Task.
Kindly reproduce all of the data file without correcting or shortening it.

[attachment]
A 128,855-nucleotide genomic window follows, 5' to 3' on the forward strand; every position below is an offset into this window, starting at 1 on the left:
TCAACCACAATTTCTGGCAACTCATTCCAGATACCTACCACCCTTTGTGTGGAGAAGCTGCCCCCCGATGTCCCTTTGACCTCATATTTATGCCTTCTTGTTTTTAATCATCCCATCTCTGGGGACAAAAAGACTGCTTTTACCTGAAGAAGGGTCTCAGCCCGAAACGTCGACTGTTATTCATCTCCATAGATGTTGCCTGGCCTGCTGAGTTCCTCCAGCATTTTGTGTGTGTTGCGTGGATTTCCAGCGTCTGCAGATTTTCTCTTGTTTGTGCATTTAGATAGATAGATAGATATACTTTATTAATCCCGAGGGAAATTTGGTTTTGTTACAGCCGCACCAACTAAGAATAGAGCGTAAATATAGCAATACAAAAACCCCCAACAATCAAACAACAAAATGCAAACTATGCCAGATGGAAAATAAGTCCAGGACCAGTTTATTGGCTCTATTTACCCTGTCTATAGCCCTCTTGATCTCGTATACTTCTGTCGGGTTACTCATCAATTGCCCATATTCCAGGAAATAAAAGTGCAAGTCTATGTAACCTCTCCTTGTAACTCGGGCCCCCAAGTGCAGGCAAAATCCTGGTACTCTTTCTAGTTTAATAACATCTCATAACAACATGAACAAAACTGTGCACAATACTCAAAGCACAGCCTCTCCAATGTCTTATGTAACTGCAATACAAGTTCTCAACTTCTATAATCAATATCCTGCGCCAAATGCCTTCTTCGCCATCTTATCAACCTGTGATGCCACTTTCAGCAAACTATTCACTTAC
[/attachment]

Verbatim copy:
A 128,855-nucleotide genomic window follows, 5' to 3' on the forward strand; every position below is an offset into this window, starting at 1 on the left:
TCAACCACAATTTCTGGCAACTCATTCCAGATACCTACCACCCTTTGTGTGGAGAAGCTGCCCCCCGATGTCCCTTTGACCTCATATTTATGCCTTCTTGTTTTTAATCATCCCATCTCTGGGGACAAAAAGACTGCTTTTACCTGAAGAAGGGTCTCAGCCCGAAACGTCGACTGTTATTCATCTCCATAGATGTTGCCTGGCCTGCTGAGTTCCTCCAGCATTTTGTGTGTGTTGCGTGGATTTCCAGCGTCTGCAGATTTTCTCTTGTTTGTGCATTTAGATAGATAGATAGATATACTTTATTAATCCCGAGGGAAATTTGGTTTTGTTACAGCCGCACCAACTAAGAATAGAGCGTAAATATAGCAATACAAAAACCCCCAACAATCAAACAACAAAATGCAAACTATGCCAGATGGAAAATAAGTCCAGGACCAGTTTATTGGCTCTATTTACCCTGTCTATAGCCCTCTTGATCTCGTATACTTCTGTCGGGTTACTCATCAATTGCCCATATTCCAGGAAATAAAAGTGCAAGTCTATGTAACCTCTCCTTGTAACTCGGGCCCCCAAGTGCAGGCAAAATCCTGGTACTCTTTCTAGTTTAATAACATCTCATAACAACATGAACAAAACTGTGCACAATACTCAAAGCACAGCCTCTCCAATGTCTTATGTAACTGCAATACAAGTTCTCAACTTCTATAATCAATATCCTGCGCCAAATGCCTTCTTCGCCATCTTATCAACCTGTGATGCCACTTTCAGCAAACTATTCACTTAC